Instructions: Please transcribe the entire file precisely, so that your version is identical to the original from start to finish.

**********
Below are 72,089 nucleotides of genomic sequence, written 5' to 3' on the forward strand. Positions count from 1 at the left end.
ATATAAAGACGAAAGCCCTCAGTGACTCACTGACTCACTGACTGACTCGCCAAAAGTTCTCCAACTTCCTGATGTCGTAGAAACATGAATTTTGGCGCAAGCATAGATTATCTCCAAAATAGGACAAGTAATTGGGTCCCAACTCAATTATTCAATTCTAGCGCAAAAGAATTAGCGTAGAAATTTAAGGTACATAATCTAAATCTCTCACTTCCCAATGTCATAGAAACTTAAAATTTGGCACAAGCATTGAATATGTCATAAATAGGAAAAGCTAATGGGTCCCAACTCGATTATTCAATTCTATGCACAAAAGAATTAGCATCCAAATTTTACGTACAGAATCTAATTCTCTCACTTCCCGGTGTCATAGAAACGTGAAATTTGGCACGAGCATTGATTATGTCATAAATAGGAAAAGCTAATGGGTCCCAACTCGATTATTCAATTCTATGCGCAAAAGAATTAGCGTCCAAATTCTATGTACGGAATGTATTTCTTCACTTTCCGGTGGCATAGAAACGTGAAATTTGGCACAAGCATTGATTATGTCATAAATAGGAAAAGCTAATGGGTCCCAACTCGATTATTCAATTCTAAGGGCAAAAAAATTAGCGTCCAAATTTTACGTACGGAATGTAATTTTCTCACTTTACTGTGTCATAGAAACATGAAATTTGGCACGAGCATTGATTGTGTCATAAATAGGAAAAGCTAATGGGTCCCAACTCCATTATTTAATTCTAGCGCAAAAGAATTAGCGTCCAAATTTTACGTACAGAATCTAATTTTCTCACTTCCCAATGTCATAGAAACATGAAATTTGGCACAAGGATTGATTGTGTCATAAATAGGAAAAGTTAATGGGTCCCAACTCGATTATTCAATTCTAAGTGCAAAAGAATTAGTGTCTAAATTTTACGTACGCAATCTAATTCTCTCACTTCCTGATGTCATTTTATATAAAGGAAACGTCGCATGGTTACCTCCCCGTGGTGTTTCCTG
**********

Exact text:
Below are 72,089 nucleotides of genomic sequence, written 5' to 3' on the forward strand. Positions count from 1 at the left end.
ATATAAAGACGAAAGCCCTCAGTGACTCACTGACTCACTGACTGACTCGCCAAAAGTTCTCCAACTTCCTGATGTCGTAGAAACATGAATTTTGGCGCAAGCATAGATTATCTCCAAAATAGGACAAGTAATTGGGTCCCAACTCAATTATTCAATTCTAGCGCAAAAGAATTAGCGTAGAAATTTAAGGTACATAATCTAAATCTCTCACTTCCCAATGTCATAGAAACTTAAAATTTGGCACAAGCATTGAATATGTCATAAATAGGAAAAGCTAATGGGTCCCAACTCGATTATTCAATTCTATGCACAAAAGAATTAGCATCCAAATTTTACGTACAGAATCTAATTCTCTCACTTCCCGGTGTCATAGAAACGTGAAATTTGGCACGAGCATTGATTATGTCATAAATAGGAAAAGCTAATGGGTCCCAACTCGATTATTCAATTCTATGCGCAAAAGAATTAGCGTCCAAATTCTATGTACGGAATGTATTTCTTCACTTTCCGGTGGCATAGAAACGTGAAATTTGGCACAAGCATTGATTATGTCATAAATAGGAAAAGCTAATGGGTCCCAACTCGATTATTCAATTCTAAGGGCAAAAAAATTAGCGTCCAAATTTTACGTACGGAATGTAATTTTCTCACTTTACTGTGTCATAGAAACATGAAATTTGGCACGAGCATTGATTGTGTCATAAATAGGAAAAGCTAATGGGTCCCAACTCCATTATTTAATTCTAGCGCAAAAGAATTAGCGTCCAAATTTTACGTACAGAATCTAATTTTCTCACTTCCCAATGTCATAGAAACATGAAATTTGGCACAAGGATTGATTGTGTCATAAATAGGAAAAGTTAATGGGTCCCAACTCGATTATTCAATTCTAAGTGCAAAAGAATTAGTGTCTAAATTTTACGTACGCAATCTAATTCTCTCACTTCCTGATGTCATTTTATATAAAGGAAACGTCGCATGGTTACCTCCCCGTGGTGTTTCCTG